AdventHealth Redmond recently added perfusion scans of the brain to improve the diagnostic capability for stroke care. A computed tomography perfusion (CTP) scan of the brain enables the care team to determine how much of the penumbra is salvageable during an acute stroke. The penumbra is the area of the brain that can possibly be saved during an acute ischemic stroke.
“A CTP enables faster clinical decisions by helping our stroke team quickly assess salvageable brain tissue and identify patients who are likely to benefit from clot retrieval,” said Melody Wright BSN, RN, AdventHealth Redmond stroke coordinator. “The faster someone seeks medical attention, the greater the chance of saving brain cells.”
AdventHealth Redmond recognizes May as National Stroke Awareness Month. Stroke is thefifth leading cause of death in the United States. The incidence of stroke has steadily increased in the United States over the years, impacting people at younger ages. This means that younger stroke survivors may live a greater part of their lifetime with a disability. This can impact the quality of life for the both the stroke survivor, and often their family.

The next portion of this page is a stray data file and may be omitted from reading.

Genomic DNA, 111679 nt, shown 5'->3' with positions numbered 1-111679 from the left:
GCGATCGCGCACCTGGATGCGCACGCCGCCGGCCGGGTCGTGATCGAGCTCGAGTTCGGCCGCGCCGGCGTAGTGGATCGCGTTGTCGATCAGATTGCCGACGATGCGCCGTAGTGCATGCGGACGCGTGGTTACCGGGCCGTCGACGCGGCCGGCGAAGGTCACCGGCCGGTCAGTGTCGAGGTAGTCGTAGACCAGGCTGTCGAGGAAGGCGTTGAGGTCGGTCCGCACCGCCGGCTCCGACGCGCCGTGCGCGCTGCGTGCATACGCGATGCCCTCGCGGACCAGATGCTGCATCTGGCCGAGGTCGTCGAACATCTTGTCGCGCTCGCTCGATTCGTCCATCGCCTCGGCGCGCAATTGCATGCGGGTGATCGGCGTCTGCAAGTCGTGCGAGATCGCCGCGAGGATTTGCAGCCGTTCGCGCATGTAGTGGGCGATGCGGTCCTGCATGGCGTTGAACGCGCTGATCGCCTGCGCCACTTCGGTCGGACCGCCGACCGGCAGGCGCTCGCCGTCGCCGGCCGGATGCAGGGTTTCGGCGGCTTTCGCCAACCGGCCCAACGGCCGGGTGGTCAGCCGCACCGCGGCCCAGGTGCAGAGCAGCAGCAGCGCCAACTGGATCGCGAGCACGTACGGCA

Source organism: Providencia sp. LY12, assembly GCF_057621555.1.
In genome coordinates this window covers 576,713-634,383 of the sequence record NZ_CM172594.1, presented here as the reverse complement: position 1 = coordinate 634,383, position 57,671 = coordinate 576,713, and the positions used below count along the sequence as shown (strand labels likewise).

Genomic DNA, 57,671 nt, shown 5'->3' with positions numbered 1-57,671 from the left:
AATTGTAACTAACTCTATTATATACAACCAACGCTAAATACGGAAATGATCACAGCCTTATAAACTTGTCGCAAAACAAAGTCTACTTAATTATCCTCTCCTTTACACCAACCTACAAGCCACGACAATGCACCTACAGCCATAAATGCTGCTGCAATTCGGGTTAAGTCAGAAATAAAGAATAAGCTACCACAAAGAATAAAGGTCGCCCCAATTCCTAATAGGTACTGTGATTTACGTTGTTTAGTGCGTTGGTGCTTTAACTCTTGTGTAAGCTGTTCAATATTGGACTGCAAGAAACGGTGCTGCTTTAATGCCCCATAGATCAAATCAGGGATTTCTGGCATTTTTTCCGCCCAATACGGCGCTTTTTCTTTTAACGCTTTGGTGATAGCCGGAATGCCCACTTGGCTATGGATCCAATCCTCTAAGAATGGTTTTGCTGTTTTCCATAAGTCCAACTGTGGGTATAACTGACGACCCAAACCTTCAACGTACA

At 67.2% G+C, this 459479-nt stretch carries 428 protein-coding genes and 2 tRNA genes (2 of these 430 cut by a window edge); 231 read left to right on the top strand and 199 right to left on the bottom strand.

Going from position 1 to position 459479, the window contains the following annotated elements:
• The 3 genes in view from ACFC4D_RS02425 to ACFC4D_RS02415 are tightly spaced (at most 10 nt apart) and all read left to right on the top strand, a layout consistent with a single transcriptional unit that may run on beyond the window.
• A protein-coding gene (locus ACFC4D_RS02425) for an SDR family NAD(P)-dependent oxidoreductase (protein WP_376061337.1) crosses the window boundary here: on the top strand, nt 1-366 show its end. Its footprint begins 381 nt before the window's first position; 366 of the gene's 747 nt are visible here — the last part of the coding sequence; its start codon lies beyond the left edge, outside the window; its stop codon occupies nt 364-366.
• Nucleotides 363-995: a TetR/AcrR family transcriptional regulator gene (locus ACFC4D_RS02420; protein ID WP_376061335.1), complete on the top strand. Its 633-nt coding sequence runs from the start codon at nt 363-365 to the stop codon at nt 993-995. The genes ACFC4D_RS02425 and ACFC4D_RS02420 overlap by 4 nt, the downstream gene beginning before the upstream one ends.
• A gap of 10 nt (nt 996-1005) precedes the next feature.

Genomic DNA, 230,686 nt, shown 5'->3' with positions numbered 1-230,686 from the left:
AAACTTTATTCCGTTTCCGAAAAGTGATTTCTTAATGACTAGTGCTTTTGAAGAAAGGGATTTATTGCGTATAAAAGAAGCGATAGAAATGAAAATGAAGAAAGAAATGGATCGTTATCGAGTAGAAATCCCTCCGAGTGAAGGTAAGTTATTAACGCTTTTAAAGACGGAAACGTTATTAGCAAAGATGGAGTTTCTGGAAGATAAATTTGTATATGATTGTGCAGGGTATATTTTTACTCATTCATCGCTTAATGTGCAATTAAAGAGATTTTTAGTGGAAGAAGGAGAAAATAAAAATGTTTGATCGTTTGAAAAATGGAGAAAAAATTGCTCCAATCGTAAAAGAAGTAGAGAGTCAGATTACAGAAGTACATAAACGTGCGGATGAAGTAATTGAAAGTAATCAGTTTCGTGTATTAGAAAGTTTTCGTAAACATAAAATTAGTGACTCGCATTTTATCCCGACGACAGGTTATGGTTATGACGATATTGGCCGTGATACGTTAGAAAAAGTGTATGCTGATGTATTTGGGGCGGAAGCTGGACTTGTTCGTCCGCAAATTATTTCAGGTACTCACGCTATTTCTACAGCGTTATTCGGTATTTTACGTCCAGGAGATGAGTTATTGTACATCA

A stroke happens when blood flow is blocked to part of the brain (ischemic stroke), or when a blood vessel in the brain suddenly bursts (hemorrhagic stroke). These events can cut off blood and oxygen supply to the brain and damage brain cells. Long-term physical damage can occur if a stroke is left untreated or care is delayed. The best action is to prevent stroke by living a healthy lifestyle. Prevention may include keeping a healthy weight, eating a healthy diet by limiting alcohol, fats and salt, and increasing intake of fruits and vegetables,. Additionally, it is important not to smoke and to exercise with activities that you enjoy. Finally, it is important to manage personal risk factors such as controlling diabetes, managing blood pressure and cholesterol.
Strokes are a medical emergency and need to be treated by a certified stroke center. AdventHealth Redmond is a primary certified stroke center and has received the American Heart Association’s Target: Stroke Honor Role Elite Plus Award.
If you or someone you know has signs of a stroke, it is important to call 911 immediately. Time is brain. Signs and symptoms of a stroke are identified by using the acronym B.E. F.A.S.T.. This stands for:
Balance: Does the person have trouble with balance, coordination or dizziness?
Eyes: Is the person experiencing sudden blurring or loss of vision in one or both eyes?
Face: When the person smiles, does one side of the face droop?
Arms: Does the person have arm or leg weakness?
Speech: Is the person’s speech slurred? Can they repeat a simple sentence?
Time: If the person has any of these symptoms, call 911 immediately.